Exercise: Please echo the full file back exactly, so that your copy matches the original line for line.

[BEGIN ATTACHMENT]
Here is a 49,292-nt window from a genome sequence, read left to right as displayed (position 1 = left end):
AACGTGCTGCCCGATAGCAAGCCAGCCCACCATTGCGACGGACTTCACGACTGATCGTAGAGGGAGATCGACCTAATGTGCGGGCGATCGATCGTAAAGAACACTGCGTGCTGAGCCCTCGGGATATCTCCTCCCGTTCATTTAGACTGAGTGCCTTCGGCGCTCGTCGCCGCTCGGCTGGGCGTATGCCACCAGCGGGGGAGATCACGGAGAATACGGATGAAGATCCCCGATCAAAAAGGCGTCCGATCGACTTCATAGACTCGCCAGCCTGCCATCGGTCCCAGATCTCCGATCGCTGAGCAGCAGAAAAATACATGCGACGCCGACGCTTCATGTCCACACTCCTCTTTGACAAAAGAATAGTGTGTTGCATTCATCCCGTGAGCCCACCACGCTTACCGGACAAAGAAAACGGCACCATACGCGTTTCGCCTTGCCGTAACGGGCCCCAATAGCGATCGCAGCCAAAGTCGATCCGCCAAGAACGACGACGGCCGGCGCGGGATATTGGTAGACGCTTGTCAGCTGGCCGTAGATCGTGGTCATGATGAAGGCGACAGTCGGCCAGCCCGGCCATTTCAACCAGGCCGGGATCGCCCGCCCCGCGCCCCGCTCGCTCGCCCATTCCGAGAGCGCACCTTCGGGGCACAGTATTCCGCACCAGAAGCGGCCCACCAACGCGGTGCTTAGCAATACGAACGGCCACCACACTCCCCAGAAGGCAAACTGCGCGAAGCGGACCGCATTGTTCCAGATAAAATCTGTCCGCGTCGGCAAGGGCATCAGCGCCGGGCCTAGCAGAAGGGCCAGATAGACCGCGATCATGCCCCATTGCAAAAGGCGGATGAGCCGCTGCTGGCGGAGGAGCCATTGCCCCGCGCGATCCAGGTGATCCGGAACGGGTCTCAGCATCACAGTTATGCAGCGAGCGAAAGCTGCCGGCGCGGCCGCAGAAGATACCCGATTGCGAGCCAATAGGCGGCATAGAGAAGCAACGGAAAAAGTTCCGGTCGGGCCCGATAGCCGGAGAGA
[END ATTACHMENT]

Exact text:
Here is a 49,292-nt window from a genome sequence, read left to right as displayed (position 1 = left end):
AACGTGCTGCCCGATAGCAAGCCAGCCCACCATTGCGACGGACTTCACGACTGATCGTAGAGGGAGATCGACCTAATGTGCGGGCGATCGATCGTAAAGAACACTGCGTGCTGAGCCCTCGGGATATCTCCTCCCGTTCATTTAGACTGAGTGCCTTCGGCGCTCGTCGCCGCTCGGCTGGGCGTATGCCACCAGCGGGGGAGATCACGGAGAATACGGATGAAGATCCCCGATCAAAAAGGCGTCCGATCGACTTCATAGACTCGCCAGCCTGCCATCGGTCCCAGATCTCCGATCGCTGAGCAGCAGAAAAATACATGCGACGCCGACGCTTCATGTCCACACTCCTCTTTGACAAAAGAATAGTGTGTTGCATTCATCCCGTGAGCCCACCACGCTTACCGGACAAAGAAAACGGCACCATACGCGTTTCGCCTTGCCGTAACGGGCCCCAATAGCGATCGCAGCCAAAGTCGATCCGCCAAGAACGACGACGGCCGGCGCGGGATATTGGTAGACGCTTGTCAGCTGGCCGTAGATCGTGGTCATGATGAAGGCGACAGTCGGCCAGCCCGGCCATTTCAACCAGGCCGGGATCGCCCGCCCCGCGCCCCGCTCGCTCGCCCATTCCGAGAGCGCACCTTCGGGGCACAGTATTCCGCACCAGAAGCGGCCCACCAACGCGGTGCTTAGCAATACGAACGGCCACCACACTCCCCAGAAGGCAAACTGCGCGAAGCGGACCGCATTGTTCCAGATAAAATCTGTCCGCGTCGGCAAGGGCATCAGCGCCGGGCCTAGCAGAAGGGCCAGATAGACCGCGATCATGCCCCATTGCAAAAGGCGGATGAGCCGCTGCTGGCGGAGGAGCCATTGCCCCGCGCGATCCAGGTGATCCGGAACGGGTCTCAGCATCACAGTTATGCAGCGAGCGAAAGCTGCCGGCGCGGCCGCAGAAGATACCCGATTGCGAGCCAATAGGCGGCATAGAGAAGCAACGGAAAAAGTTCCGGTCGGGCCCGATAGCCGGAGAGA